If we have thousands of such aggregate processes, the memory consumption can't be ignored.

Can we let the processes terminate themselves when they finished processing the events? Yes! We can explicitly set a lifespan for them to stop at specific points in time.

defmodule MyEventApp.Lifesmap do
  @behaviour Commanded.Aggregates.AggregateLifespan

  @impl true
  def after_event(_event), do: :stop

  @impl true
  def after_command(_command), do: :timer.minutes(1)

  @impl true
  def after_error(_error), do: :stop

In the above lifespan, we ask aggregators to terminate themselves after any event or error:

def after_event(_event), do: :stop
def after_error(_error), do: :stop

or 1 minute after any command and no message is received:

def after_command(_command), do: :timer.minutes(1)

This change helped a lot. However, there were still some occasional OOMs, though much less.

3. Snapshotting the aggregator

Since we let the aggregators terminate themselves after a event, what will happen if another command arrives?

Well, first, a new aggregator process will be spawned. Then the aggregator's state needs to be computed. Commanded computes the state by re-applying ALL the historical events from the very beginning. During the process, the apply/1 function of the aggregator module will be called multiple times, as the flowing diagram depicts:


It certainly requires a considerable amount of memory if the number of events is enormous, or if there aren't that many events, but each event contains big data. We happened to have big data structs in the events.

Surprisingly, it's elementary to fix. Commanded provides a machanism called state snapshotting which saves the state every (configurable) X events.

The following code lets the event application save the state for MyApp.EventSourcing.MyAggregator in the database every ten events:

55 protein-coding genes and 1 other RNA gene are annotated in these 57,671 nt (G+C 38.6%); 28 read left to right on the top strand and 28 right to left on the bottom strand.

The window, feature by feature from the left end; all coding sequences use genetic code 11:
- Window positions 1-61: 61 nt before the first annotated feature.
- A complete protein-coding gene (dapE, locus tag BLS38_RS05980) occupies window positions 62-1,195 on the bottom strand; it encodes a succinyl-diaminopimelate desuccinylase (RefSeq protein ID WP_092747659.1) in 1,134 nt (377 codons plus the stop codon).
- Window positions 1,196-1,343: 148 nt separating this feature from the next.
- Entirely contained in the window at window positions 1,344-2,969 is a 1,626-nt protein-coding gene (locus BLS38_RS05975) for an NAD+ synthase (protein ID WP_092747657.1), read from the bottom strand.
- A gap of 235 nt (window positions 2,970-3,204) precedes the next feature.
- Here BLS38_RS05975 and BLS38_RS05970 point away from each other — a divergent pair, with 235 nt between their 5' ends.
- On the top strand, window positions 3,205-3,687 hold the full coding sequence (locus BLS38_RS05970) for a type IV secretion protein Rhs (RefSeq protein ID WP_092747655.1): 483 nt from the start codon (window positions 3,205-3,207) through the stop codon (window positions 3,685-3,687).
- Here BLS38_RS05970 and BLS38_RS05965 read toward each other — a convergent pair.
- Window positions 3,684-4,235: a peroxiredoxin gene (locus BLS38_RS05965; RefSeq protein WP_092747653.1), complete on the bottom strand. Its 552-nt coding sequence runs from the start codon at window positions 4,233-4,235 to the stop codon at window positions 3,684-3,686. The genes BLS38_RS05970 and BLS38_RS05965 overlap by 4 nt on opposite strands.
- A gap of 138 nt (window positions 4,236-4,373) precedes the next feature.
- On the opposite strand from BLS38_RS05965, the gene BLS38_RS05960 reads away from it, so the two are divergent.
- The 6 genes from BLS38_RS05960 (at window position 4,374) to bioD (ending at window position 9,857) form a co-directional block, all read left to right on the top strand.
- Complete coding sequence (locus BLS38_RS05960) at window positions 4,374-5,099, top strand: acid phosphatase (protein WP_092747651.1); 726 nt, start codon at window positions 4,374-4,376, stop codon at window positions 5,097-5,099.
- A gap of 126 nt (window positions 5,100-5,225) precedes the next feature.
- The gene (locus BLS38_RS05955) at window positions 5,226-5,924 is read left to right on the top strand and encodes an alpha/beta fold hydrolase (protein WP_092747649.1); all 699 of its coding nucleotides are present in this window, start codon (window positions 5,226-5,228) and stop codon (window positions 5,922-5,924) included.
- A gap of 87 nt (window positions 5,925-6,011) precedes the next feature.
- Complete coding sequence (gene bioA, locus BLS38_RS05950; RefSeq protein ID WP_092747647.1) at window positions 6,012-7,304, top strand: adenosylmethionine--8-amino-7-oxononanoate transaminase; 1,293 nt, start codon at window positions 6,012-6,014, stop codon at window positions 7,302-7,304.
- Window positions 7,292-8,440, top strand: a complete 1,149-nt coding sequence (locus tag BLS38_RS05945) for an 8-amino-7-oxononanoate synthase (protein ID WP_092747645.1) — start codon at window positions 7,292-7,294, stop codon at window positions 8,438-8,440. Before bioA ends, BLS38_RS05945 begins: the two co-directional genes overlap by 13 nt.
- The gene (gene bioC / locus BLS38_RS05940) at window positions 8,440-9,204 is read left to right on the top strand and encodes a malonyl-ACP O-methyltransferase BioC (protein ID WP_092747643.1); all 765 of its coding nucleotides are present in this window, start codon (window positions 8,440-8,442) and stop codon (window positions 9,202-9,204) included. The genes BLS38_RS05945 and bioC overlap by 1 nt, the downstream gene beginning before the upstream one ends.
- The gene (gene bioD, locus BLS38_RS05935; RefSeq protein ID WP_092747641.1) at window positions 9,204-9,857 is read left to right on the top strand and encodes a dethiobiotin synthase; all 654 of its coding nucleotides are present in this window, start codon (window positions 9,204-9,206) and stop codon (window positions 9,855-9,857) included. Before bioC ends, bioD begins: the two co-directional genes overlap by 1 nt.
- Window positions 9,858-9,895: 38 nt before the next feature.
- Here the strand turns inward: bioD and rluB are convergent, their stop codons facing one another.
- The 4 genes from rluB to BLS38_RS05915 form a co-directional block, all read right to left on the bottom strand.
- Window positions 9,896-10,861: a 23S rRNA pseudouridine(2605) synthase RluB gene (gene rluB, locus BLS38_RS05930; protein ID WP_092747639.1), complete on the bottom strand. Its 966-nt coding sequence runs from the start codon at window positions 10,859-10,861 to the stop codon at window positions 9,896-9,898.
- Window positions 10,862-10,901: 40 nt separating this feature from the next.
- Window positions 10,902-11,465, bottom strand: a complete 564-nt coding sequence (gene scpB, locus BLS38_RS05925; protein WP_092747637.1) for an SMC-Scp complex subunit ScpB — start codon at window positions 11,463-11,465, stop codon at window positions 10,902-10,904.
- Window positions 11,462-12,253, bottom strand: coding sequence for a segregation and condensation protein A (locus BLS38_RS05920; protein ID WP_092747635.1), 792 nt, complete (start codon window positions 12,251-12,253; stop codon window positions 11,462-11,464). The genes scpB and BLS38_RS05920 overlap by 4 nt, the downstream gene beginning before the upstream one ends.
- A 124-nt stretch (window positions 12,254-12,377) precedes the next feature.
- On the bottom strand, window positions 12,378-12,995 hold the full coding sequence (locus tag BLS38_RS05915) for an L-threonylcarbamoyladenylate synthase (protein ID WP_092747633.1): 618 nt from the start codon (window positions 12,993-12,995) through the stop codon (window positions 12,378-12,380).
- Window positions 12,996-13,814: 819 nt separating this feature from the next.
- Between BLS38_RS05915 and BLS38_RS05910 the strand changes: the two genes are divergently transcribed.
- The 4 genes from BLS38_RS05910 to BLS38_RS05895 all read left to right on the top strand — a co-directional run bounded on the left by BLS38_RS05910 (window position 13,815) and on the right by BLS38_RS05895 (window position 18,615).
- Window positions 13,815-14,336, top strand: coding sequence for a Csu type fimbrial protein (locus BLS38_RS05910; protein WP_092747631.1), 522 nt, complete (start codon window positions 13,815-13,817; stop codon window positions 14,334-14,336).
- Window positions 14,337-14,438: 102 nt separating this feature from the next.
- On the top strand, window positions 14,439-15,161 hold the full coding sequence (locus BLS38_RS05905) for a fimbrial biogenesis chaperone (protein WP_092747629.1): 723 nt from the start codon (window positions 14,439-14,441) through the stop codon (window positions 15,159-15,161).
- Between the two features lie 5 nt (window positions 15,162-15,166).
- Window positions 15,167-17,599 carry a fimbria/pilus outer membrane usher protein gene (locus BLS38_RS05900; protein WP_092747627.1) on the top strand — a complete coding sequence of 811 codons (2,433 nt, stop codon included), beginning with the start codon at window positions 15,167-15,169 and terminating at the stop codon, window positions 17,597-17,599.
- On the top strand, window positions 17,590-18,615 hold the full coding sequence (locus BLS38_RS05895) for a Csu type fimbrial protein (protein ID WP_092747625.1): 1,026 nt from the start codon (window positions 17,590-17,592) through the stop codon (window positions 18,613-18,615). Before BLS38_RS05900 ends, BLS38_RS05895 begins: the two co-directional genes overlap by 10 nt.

config :my_app, MyApp.EventSourcing.Application,
  snapshotting: %{
    MyApp.EventSourcing.MyAggregator => [
      snapshot_every: 10,
      snapshot_version: 1

After the three fixes, finally the memory usage was brought down:




The hero behind the scene: Phoenix LiveDashboard

We didn't know about these approaches at the beginning. Instead, we found them by using a fantastic tool provided by the community for free: Phoenix LiveDashboard. With LiveDashboard, we quickly saw that most of the memory was consumed by lots of aggregate processes.

LiveDashboard-home On the homepage, we can quickly get a sense of memory usage by different types of objects.

LiveDashboard-processes On the Processes page, we can observe memory usage per process.

Final word

Fixing the problem took less than an hour but knowing how to fix it was way longer. Fortunately, we learned:

  1. Reducing the memory usage in a Commanded Event Sourcing application by stopping aggregators after processing the event;
  2. Reducing the CPU and memory usage by snapshotting the aggregate state;
  3. Using LiveDashboard to ease the job of hunting memory monsters.

Thanks for reading, and I hope this post can be helpful to you too!